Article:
The Spy Who Loved Me (1977)

The Spy Who Loved Me

Why don’t you lie down and let me look at it. When a British and a Soviet nuclear submarine disappear off the radar, MI6’s top agent James Bond (Roger Moore) is ordered to find out what has happened. He escapes an ambush by Soviet agents in Austria and goes to Egypt where he might acquire an advanced surveillance system. He meets Major Anya Amasova ie Agent XXX (Barbara Bach) whose lover he unwittingly killed in Austria. They are rivals to recover microfilm and are obliged to deal with hitman Jaws (Richard Kiel) as they travel across the country. Forced to work together by their respective bosses, they identify the person responsible for the thefts as the shipping tycoon and scientist Karl Stromberg (Curt Jurgens) who is consumed with the idea of developing an underwater civilisation …. There is beauty. There is ugliness. And there is death! Christopher Wood and Richard Maibaum’s screenplay may take the title from Ian Fleming’s tenth book in the series but little else. With a son et lumiére show at Giza, a shark tank in the villain’s lair, an MI6 office shared with the Russians inside a pyramid, an astonishing hit man in the form of giant Kiel with his mouth full of metal teeth, a fun relationship between Bond and his Russian opposite number, the wonder was it was made at all, beset as it was by rights issues and production troubles. This includes the replacing of Blofeld as arch nemesis – hence the inventing of Karl Stromberg, a nuke-obsessed Nemo tribute act. Getting a director was another issue, with Lewis Gilbert ultimately taking on the project, returning to the fray ten years after You Only Live Twice, whose plot it mimics somewhat. Gilbert’s influence on the form the film took was profound, notably on Moore’s characterisation in Wood’s draft of the screenplay, which was a return to the humour and tone of the original books, despite the legal issues preventing much of the actual story material being used (and you’ll be hard pressed to see Fleming in the credits). Apparently former Bond scribe Tom Mankiewicz was also brought in for uncredited rewrites on the final draft. Like Connery before him and Craig more recently, Roger Moore’s third foray into MI6 territory would be the most successful with the public, keeping his end up for England. Then there’s the showstopping title sequence with the greatest ski jump ever filmed (performed by Richard Sylvester) with a Union Jack parachute payoff; plus a barnstorming theme song performed by Carly Simon, with lyrics by Carole Bayer Sager and composed by Marvin Hamlisch (and the first title song not to be named for the film) who does a minor pastiching of the Lawrence of Arabia theme, making this a home run among Bond freaks. Brit flick fans will get a kick out of seeing Caroline Munro (dubbed, as Stromberg’s sidekick Naomi), the director’s brother-in-law Sydney Tafler (as a Russian ship’s captain) and Hammer Horror vet Valerie Leon (as a hotel receptionist). And that’s without even mentioning the awesome production design by Ken Adam, the Lotus Esprit that turns into a submarine and a Jaws vs Jaws swimoff! A perfect blend of action, thrills, sex, great gadgets, sly wit, astonishing stunts, explosions and pithy banter. It’s lavish, but I call it Bond. James Bond. How does that grab you?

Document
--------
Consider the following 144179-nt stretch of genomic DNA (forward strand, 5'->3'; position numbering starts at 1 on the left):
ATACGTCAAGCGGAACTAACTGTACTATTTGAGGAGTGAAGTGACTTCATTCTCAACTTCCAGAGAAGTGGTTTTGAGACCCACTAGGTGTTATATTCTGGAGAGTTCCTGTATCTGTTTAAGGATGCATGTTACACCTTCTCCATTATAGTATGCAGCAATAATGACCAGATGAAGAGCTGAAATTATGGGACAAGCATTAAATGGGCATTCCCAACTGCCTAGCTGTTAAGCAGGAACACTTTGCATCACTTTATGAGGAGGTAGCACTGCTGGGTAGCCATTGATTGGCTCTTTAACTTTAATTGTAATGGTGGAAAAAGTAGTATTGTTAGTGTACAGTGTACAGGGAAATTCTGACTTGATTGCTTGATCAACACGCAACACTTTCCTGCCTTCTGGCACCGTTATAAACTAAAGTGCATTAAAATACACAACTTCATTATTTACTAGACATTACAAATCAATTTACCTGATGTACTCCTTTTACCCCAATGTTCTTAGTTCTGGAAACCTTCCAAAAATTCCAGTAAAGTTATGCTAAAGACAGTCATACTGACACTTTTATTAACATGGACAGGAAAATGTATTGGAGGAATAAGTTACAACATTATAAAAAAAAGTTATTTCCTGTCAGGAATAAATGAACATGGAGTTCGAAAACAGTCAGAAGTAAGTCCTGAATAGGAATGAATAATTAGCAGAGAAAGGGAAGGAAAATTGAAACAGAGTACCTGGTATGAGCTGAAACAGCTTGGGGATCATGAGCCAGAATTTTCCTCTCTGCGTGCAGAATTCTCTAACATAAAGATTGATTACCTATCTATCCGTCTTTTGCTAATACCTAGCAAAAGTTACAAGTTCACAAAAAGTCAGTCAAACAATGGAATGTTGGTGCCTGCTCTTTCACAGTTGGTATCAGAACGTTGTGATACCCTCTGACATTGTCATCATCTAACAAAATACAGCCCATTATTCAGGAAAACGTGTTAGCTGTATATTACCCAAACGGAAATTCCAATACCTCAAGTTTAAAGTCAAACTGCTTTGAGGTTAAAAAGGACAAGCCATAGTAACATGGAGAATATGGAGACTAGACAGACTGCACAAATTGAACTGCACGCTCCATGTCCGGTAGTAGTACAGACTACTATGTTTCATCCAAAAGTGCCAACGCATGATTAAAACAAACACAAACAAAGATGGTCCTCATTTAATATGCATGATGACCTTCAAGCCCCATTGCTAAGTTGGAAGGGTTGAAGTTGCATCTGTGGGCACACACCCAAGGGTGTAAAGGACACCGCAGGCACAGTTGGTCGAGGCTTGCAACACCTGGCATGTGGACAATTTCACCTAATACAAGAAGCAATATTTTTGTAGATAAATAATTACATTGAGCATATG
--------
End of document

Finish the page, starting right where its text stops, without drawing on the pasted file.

Laura (1944)

Laura